From the dawn of the internet, the notion of "speed" always has been (and always will be) important in terms of web development and design. We were trying to achieve speed in 1990, we are trying to achieve speed now, and we will be trying to achieve speed in the future.
Of course, we can't leave out WordPress from this topic. Being the most popular content management system doesn't make WordPress faster: Websites built with WordPress need to be optimized for speed as well.
That's why in this two-part series, we're going to review some very useful "quick tips" to make your WordPress website faster. Let's go!
A relevant question will be "Why should I speed up my website?" We can answer this question by looking at three different aspects:
There are lots of different research papers out there about how a one-second delay on a web page load causes a loss of customers, and they're not at all baseless—they're all scientific work. People don't like slow websites, they want fast-loading pages. That's why faster websites sell more of their stuff or get more subscribers, likes and followers.
User experience was the "hype word" of the last two years (still is, really) and it has every right to be: UX is a very important aspect of web design because it focuses on making websites more usable by their visitors which, in my opinion, is way more important than making a nice-looking website.
Check out this infographic: KISSmetrics says that 47% of consumers expect a page to load under two seconds, and 40% leave a page that takes longer than three seconds to load. How cruel is tha... wait, that's literally what we do. You're reading this article only because the load time of the page didn't bother you. If it had taken longer, you would simply have closed the tab and moved to another page or website.
Google announced that speed is an important factor in search rankings a long time ago, and I don't think other search engines think differently.
And since search engines care more for websites that care for their users, it's logical for them to boost the rankings of faster-loading websites.
There are numerous ways to improve your WordPress website's speed and make your pages open faster than ever. All it takes is some basic knowledge of how WordPress works, really.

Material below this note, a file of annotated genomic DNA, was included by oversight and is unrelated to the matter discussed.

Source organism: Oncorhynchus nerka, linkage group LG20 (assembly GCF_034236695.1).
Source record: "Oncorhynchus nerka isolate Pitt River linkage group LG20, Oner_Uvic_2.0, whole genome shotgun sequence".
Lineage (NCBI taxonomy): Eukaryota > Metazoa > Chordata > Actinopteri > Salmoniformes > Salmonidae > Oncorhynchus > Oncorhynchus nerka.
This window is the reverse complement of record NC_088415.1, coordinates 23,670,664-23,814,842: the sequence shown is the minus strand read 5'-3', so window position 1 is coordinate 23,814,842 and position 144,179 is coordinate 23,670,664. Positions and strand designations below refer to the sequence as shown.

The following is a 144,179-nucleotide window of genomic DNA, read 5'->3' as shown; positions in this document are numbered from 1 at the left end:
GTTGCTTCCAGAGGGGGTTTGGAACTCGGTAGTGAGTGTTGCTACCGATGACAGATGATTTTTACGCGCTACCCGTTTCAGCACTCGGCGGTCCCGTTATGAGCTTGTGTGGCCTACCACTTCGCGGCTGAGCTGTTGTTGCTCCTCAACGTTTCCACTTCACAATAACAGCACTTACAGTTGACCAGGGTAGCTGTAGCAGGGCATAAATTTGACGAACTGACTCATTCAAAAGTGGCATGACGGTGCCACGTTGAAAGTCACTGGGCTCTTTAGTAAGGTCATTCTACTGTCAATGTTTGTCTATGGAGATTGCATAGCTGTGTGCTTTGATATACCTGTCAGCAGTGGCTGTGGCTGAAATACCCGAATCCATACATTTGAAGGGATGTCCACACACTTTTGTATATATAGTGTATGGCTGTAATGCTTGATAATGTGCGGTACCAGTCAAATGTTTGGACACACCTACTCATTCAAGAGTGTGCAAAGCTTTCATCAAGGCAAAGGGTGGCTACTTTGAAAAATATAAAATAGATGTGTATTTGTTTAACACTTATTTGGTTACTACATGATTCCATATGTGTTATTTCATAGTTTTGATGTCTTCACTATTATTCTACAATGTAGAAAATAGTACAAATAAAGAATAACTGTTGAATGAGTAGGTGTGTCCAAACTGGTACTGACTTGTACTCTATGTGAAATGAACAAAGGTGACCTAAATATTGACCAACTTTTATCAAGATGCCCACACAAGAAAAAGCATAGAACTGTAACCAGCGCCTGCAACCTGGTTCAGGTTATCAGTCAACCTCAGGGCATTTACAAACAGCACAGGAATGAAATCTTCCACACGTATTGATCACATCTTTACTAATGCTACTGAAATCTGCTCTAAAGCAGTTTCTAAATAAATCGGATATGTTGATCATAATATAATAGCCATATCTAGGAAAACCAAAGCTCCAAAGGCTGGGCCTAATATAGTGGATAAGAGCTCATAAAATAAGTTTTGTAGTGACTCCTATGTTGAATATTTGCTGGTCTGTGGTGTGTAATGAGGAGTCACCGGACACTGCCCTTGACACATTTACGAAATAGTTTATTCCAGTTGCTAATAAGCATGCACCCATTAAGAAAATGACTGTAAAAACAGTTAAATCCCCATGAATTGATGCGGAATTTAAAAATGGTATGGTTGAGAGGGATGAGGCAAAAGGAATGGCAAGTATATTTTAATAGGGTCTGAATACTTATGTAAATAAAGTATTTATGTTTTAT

Without further ado, let's begin our quick tips!
I decided to place the most popular option on top.
WordPress uses databases to store your website's content, connections between the content, and your website's settings; and each time a page is viewed on your website, the database is "queried" numerous times to get the data and show it to the visitor. However, it costs time—having the data inside the server's memory or sometimes as a separate file takes less time in most scenarios.
That's where caching plugins come in handy: They hold the data in a "cache" and serve it to everyone. Instead of making tens of queries on each page load, the plugin serves what users need right from that cache.
There are lots of different caching plugins out there, but since I'm sharing "quick tips" in this article, I'm not going to review them all. I can suggest a few, of course: WP Super Cache and W3 Total Cache are two elegant solutions that work on almost all WordPress installations. If you want a paid plugin, you can also check out WP Rocket.
One of the best plugins I've ever seen on minification and combination is Autoptimize. Be sure to try it out—it worked wonders on my own website.
When you add posts, delete posts, come up with new tags, delete comments, change options, install new plugins and uninstall themes, your database could get bloated with "residue" and that needs to be cleaned regularly, just like you empty your trash or take a shower.
There are way too many plugins in the WordPress Plugin Repository that clean up the database, but I'm going to suggest only one of them: WP-Optimize. This simple plugin shows all the bloat and lets you clean everything up with one click. Do this easy chore once a week and you're good to go!
The best car racer in the world can't beat his/her competitors with a bicycle. Thus, even if you have a perfectly optimized website, it will still be slow on a weak server.
A high-performance host is the first thing you should consider when you decide to speed up your website. (Don't mind me mentioning this last in this article.) Servers with high-end equipment will be more than enough to boost your website's speed, and a decent technical support team will help you through all your issues. You can even search for "WordPress hosting" on search engines to find out about hosting environments specialized for WordPress websites.
True, better hosts cost more, but you can't give up performance to save a few bucks every month, right?
We reviewed three "basic" tips to enhance your website's speed on WordPress. In the next article, we're going to go over five more tips that will boost your website's speed. Don't forget to share this article with your friends, if you liked it.
See you in the next part!